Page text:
Learner(s): They’re going to be a club and a spade.

Teacher: They’re not. They’re a club and a diamond.

The same exercise could be used to practice singulars and plurals, or the simple present tense.

Most of the games available today are in fact helpful in teaching grammatical forms in new ways, and are powerful instruments of persuasion for those teachers who have doubts about communicative teaching because it supposedly does not teach grammatical structure. Of course, the structures used in such games are not entirely predictable, as in traditional and audio-lingual teaching, and if one is concerned with advanced students who need to be prepared for coping with a second language in contexts where a high level of skill in the second language is required, this is a desirable characteristic.

In my own teaching to advanced level students at a tertiary institution, I have found the various versions of co-operative board games made by Jim Deacove’s Family Pastimes extremely helpful in practising the various functions of persuasion, judgement, argument (cf. Wilkins 1976: 44ff.) and negotiation. All of the language forms that are practised here are in fact necessary for a second or foreign language speaker to function well in a professional environment, where problems must be solved jointly to arrive at a successful completion of a task. Into the same category falls a structured discussion, in which the design of the task maximizes learner talk, as does the use of ice breakers and Total Physical Response (TPR) exercises (Weideman 2002: 50-53).

TPR can also be put to good use for beginners. The following example is from a course for second language beginners, called Starting English (Rousseau and Weideman 1996: 15). The activity begins where the teacher asks the young learners to sit down in a circle:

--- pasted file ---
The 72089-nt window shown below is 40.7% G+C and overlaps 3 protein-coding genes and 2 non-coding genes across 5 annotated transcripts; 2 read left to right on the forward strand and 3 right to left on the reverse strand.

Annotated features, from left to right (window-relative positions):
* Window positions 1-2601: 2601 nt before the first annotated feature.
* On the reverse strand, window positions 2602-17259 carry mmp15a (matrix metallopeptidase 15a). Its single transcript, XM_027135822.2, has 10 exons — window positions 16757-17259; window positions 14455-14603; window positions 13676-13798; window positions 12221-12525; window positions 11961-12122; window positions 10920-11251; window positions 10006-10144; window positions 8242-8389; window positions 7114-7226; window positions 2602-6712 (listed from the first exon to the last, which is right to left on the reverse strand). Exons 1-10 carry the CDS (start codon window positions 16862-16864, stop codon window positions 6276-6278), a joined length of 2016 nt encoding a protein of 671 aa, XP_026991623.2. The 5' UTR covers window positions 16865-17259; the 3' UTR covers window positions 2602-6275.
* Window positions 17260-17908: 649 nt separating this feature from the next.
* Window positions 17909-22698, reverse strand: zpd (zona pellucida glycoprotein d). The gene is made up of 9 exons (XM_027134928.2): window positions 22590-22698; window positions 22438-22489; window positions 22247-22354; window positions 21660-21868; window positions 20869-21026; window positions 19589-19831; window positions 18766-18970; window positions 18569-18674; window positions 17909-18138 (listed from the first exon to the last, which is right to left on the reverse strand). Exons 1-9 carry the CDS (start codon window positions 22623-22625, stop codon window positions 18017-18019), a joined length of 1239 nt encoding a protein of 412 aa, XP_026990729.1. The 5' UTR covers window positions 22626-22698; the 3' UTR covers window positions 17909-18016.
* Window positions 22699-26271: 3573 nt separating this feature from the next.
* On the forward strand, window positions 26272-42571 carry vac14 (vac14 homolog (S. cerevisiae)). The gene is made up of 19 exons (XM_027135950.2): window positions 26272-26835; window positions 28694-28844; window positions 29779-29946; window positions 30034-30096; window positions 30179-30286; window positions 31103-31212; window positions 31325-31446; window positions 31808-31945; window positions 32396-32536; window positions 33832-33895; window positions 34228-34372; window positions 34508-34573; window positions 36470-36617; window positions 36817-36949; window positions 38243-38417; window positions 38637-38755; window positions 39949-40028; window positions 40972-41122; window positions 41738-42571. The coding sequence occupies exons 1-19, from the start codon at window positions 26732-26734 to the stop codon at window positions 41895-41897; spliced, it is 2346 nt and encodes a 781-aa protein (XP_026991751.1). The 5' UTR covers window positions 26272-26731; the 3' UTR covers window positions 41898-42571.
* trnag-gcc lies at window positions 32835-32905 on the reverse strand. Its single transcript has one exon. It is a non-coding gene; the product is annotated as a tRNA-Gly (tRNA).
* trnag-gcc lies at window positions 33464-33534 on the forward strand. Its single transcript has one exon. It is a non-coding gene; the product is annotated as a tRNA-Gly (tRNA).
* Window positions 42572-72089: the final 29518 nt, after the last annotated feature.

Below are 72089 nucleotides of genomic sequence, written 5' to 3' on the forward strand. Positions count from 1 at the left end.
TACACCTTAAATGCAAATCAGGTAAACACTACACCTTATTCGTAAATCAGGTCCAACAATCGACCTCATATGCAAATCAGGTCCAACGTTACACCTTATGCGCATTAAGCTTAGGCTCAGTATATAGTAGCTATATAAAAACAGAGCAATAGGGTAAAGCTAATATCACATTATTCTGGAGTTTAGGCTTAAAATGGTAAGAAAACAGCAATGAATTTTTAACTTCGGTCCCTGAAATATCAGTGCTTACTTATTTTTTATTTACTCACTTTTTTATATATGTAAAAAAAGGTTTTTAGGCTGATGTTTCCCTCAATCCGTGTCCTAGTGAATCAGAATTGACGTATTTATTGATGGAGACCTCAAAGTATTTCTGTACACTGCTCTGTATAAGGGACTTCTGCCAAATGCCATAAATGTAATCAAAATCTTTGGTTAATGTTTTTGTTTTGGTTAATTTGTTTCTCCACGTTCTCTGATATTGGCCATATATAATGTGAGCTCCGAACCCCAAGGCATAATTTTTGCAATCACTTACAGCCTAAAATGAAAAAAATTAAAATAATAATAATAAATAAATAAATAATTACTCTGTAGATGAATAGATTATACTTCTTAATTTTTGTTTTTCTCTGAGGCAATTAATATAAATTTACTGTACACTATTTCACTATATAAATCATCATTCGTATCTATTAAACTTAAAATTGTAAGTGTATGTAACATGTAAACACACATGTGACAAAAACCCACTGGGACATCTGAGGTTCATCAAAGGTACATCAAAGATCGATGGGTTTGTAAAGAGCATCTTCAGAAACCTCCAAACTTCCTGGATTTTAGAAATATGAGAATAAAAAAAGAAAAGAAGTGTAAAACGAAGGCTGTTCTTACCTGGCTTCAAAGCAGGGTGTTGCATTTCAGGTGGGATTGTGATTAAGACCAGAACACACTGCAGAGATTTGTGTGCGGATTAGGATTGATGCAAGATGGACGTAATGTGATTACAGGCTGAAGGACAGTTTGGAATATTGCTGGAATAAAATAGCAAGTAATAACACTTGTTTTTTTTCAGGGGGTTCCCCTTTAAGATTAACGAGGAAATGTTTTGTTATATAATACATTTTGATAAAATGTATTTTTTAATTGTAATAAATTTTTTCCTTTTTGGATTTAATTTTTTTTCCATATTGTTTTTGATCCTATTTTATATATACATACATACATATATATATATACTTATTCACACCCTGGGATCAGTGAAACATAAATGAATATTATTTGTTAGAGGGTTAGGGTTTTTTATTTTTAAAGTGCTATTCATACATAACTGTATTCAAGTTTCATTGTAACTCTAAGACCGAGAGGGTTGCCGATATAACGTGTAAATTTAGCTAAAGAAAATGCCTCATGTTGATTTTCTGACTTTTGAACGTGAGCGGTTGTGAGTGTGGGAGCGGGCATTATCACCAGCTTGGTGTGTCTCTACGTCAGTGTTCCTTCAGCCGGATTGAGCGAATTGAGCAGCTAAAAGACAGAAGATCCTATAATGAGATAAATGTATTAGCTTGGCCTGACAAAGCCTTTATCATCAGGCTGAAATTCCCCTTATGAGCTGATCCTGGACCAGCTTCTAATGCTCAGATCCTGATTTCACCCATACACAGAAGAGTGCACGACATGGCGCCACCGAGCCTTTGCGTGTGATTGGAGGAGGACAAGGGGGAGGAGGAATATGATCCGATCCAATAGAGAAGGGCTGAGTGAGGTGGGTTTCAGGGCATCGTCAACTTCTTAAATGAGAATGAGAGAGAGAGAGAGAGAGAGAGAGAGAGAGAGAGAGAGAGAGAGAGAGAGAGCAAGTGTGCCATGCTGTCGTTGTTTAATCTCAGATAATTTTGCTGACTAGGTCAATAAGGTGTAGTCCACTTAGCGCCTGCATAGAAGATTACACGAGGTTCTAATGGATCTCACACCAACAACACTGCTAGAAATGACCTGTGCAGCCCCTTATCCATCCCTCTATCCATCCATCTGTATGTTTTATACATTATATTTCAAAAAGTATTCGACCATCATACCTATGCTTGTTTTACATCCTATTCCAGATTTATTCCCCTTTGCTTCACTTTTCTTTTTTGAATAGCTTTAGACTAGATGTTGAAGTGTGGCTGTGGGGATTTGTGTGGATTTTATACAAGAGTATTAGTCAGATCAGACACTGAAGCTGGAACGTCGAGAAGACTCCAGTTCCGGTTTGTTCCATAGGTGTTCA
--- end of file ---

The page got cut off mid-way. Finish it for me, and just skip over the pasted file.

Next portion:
Come here and sit next to me, behind me, in front of me

... Ask your pupils to “sit down”, and gesture for everyone to sit down. Call one of the

pupils: “Stephen, come here and sit next to me.” At the same time, use gestures to help him

understand. Then call on other pupils, and give different instructions. These could be:

Come here and stand (sit) in front of me.

Come here and stand (sit) behind me.

Go there and stand in front of Max.

Go there and stand next to your friend (chair).

Like all other communicative activities, it is based on an information gap (the learners neither know who the teacher is going to call, nor what exactly the instruction will be). But it evidently belongs to the ‘P’ interpretation of communicative l anguage teaching because it is designed to be non-threatening. Learners are not under pressure to perform verbally (and so make mistakes in producing the strange language). Similarly, jazz chants (Graham 1978; 1986), stories, rhymes and songs may be used. Here is a jazz chant, from taken from Graham’s Small talk (1986: 63) that helps learners deal with telling the time, and in an interactive, dialogue format. In order to echo the structure of the dialogue, the teacher divides the class into two groups of learners, with the one group chanting the questions, the other chanting the answers:

Is the post office open tomorrow?

Is the post office open tomorrow?

It’s open from nine to five.

Is the post office open tomorrow?

It’s open from nine to five.

What time does it open?

It opens at nine.

What time does it close?

It closes at five.

It opens at nine and closes at five.

It opens from nine to five.

Are the shops open tomorrow?

They’re open from nine to five.

Are the shops open tomorrow?

They’re open from nine to five.

When do they open?

They open at nine.

When do they close?

They close at five.

Are the shops open tomorrow?

They open at nine.

They close at five.

They’re open from nine to five.

All the techniques and materials described here are, however, merely the surface realizations of a more fundamental undercurrent constituting choices regarding the relationship between applied linguistics and language teaching. This current is represented not only by techniques that can be successfully employed in mass-learning settings, such as play and drama techniques, but also by those trends that constitute what has become known as ‘humanistic’ teaching, to a discussion of which we now turn.